Novus’ medically supervised detox programs have helped many patients overcome opioid withdrawal with minimal discomfort. The Florida detox facility provides individually customized treatment plans based on proven medical protocols, including 24/7 access to withdrawal specialists and nursing care. Novus is renowned for its expertise in treating high-dose methadone cases, and is proficient in detoxing patients from other high-dose opioids just as safely, comfortably and effectively.

For more information on Novus Medical Detox Center and its prescription opioid treatment programs, visit http://www.novusdetox.com.

About Novus Medical Detox Center:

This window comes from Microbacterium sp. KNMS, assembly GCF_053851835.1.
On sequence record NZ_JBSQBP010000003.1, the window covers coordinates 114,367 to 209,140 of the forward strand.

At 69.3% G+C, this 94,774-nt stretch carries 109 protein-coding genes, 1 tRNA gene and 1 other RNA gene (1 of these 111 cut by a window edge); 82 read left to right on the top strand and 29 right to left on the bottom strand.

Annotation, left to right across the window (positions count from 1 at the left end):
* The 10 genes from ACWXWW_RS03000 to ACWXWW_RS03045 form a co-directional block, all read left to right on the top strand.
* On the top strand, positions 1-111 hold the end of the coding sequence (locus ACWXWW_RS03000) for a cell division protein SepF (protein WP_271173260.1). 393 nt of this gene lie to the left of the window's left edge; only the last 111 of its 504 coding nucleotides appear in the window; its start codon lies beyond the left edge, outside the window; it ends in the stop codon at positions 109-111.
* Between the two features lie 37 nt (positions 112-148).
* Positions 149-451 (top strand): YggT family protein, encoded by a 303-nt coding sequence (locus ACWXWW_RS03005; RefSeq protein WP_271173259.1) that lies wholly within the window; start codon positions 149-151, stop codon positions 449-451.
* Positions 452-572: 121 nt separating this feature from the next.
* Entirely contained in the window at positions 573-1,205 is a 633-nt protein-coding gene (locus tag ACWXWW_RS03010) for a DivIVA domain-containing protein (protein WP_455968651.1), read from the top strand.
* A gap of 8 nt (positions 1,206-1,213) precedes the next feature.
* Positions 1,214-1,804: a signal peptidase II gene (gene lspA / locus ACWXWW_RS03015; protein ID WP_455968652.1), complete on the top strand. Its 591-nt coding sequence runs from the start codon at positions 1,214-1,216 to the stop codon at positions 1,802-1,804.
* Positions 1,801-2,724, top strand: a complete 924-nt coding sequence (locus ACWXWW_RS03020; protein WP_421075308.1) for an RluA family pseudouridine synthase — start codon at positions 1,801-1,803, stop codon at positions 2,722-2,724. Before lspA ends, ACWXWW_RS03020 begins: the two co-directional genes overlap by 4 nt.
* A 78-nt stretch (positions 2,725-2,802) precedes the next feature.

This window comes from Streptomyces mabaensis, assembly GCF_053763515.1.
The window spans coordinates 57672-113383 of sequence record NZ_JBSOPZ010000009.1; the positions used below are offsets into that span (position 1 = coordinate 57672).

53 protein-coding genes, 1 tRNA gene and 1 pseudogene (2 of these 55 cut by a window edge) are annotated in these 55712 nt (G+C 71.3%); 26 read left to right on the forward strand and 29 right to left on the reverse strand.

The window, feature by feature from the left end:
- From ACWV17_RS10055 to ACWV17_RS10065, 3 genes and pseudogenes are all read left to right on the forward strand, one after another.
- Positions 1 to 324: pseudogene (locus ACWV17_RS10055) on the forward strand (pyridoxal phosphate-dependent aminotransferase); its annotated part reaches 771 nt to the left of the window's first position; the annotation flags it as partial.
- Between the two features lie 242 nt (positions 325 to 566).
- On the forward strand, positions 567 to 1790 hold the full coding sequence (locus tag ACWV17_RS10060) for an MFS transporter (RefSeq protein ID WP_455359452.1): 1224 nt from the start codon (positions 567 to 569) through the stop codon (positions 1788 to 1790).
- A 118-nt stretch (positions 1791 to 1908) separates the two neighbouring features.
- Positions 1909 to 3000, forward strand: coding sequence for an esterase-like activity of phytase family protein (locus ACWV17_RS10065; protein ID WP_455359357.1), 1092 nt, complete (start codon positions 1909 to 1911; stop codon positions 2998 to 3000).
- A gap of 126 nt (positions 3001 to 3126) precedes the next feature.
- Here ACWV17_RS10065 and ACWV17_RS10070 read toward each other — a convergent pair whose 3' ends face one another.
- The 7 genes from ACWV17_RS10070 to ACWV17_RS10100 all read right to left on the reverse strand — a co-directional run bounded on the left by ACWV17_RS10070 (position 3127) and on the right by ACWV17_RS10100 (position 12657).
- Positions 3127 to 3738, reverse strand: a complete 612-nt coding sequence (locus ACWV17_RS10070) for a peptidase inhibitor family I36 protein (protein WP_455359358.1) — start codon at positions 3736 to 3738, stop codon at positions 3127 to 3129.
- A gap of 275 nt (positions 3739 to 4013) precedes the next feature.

Novus Medical Detox Center has earned The Joint Commission’s Gold Seal of Approval for Behavioral Health Care Accreditation as an inpatient medical detox facility. Licensed by the Florida Department of Children and Families, Novus provides safe, effective alcohol and drug treatment programs that are based on proven medical protocols and designed to minimize the discomfort of withdrawal. The facility is located on 3.25 acres in New Port Richey, Florida, in a tranquil, spa-like setting bordering protected conservation land. Intent on proving that detox doesn’t have to be painful or degrading, Novus set out to transform the industry by bringing humanity into medical detox with individually customized treatment programs and 24/7 access to nursing care and withdrawal specialists. Today, Novus is renowned as a champion of industry standardization and a staunch advocate of patients fighting to overcome substance use disorders. Frequently recognized for its contributions to the industry and local community, Novus has become a regular source to media publications such as The Wall Street Journal and USA Today and has ranked in the Tampa Bay Business Journal’s Fast 50, the Florida Business Journal’s Top 500 and the Inc. 5000 list of America’s fastest-growing companies. For more information on Novus’ medically supervised detox programs, visit http://novusdetox.com.